The 2013 Draft is just six days away, and I’m pretty excited, in case you can’t tell.
- A couple more mock drafts are out – from Keith Law and from Jonathan Mayo – and each has the Cubs taking Stanford righty Mark Appel with their first round pick (second overall). In Mayo’s mock, Jonathan Gray is gone at number one, and in Law’s mock, Gray is still available. Interestingly, Law says that he hears Theo Epstein loves Gray, but there’s a significant internal debate about who to take. Law lands on Appel for the Cubs because he believes Appel is the better player.
- Even Jon Heyman’s getting into the Draft rumor game this year, saying he hears that UNC third baseman Colin Moran is moving up the draft boards and could go number one to the Astros. That might be an ideal scenario for the Cubs, who could then play all of Appel, Gray, and Bryant off of each other (assuming the Cubs see all three as good picks at 2).
- Speaking of Moran at the top, Keith Law has also bought into the industry buzz that has the Astros take him first overall. Law believes that the next highest Moran could go is number 5 to Cleveland (which means he doesn’t see the Cubs taking Moran, despite his inclusion in the Cubs’ final four), which means the Astros could sign him for $4 million (more than he’d get from the Indians), and apply the savings throughout the rest of the Draft. It raises the interesting point that, if the Astros didn’t take Moran, the Cubs could pull the same trick with him, saving more than $2 million to be applied elsewhere in the Draft. I tend to think they won’t go that route, however, if they even slightly prefer one of the other top four guys.
- Speaking of the cost to sign these guys, it’s generally believed that Appel is going to want the most of Appel/Gray/Bryant, even though the latter two have the leverage of a return to college on their side. Appel, however, has the leverage of holding up all of his other teams’ signings – he doesn’t have to sign by the normal signing deadline. As a college senior, he can hold out until the next draft, meaning that the team selecting him could go into their other signings blind (not knowing whether the cost of Appel was going to blow the budget).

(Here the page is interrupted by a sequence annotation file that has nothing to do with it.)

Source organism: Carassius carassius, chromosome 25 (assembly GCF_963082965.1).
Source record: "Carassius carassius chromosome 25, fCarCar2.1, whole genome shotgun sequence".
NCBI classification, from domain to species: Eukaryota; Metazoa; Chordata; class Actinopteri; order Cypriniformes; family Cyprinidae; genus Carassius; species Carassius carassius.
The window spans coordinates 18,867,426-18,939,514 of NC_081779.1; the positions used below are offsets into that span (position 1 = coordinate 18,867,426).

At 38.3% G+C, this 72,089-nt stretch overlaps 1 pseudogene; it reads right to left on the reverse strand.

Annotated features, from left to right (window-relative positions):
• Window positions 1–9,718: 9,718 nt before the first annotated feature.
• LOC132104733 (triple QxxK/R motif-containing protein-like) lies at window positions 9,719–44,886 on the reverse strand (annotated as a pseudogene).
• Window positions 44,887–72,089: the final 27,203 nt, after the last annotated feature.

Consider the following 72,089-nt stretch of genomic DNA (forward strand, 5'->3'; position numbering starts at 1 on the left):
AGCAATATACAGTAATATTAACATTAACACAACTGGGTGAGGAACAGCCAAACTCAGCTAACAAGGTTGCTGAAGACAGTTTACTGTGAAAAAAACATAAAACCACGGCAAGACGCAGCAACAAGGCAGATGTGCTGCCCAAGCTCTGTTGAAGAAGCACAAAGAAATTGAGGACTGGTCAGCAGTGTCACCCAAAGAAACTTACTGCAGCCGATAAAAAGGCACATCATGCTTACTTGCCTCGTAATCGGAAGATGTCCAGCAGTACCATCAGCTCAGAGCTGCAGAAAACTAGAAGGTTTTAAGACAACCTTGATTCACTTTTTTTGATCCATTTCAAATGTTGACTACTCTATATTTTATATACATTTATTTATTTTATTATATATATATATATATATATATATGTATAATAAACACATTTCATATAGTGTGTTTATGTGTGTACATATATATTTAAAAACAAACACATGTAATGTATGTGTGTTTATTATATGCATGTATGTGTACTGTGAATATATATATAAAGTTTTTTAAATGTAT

- How much would Appel cost to sign? Might he really turn the screws on the team that takes him? Well, the good news is that Jonathan Mayo is reporting there is no concern that he’s going to hold out. Scouting sources tell Mayo that Appel’s negotiation is expected to be relatively forthright, and teams are probably going to know what he wants – similar to what he wanted last year. If memory serves, he was looking for something in the $7 million range from Pirates, who refused to blow their pool to sign him. At $7 million, the Cubs would have to go about $300,000 over slot to sign him. My guess is he ends up signing for something between the $3.8 million he was offered last year and the Cubs’ $6.7 million slot value at number two. Woe be to the team who takes him if he slides out of the top five.
- The bottom line on Appel’s cost: the Cubs aren’t going to draft him at two overall unless they are very confident that he’ll sign at a number that makes sense with the rest of their budget.
- At present, Jim Callis doesn’t see any chance the Cubs don’t take one of Appel or Gray with their top pick.
- Mayo profiles Appel, who says he has no regrets about going back to school for his senior season, and he can’t worry about people thinking he was being foolish or greedy. Indeed, Appel thinks that the pressure that came with that decision has put him in a better position to succeed going forward. Appel seems like an interesting guy based on the quotes in the piece. One of the more existential bits: “My worth isn’t bound in a long baseball career or making a lot of money. My hope and value are already taken care of. A big difference between early in my career and now is when I’m asked, ‘If baseball were to end today, would you be OK with that?’ My freshman year, I would’ve said no. Now, if baseball were to end today, would I be able to accept that? Yeah, it would be extremely tough, but I wouldn’t feel lost, because if for whatever reason I’m not playing baseball, that really frees me to not live up to any expectations or hype and not worry about what people say or think.” I’m sure some folks will see a statement like that and think it indicates a lack of passion for the game, but I doubt Appel meant it like that. I think he was just communicating a deeper message. Interesting.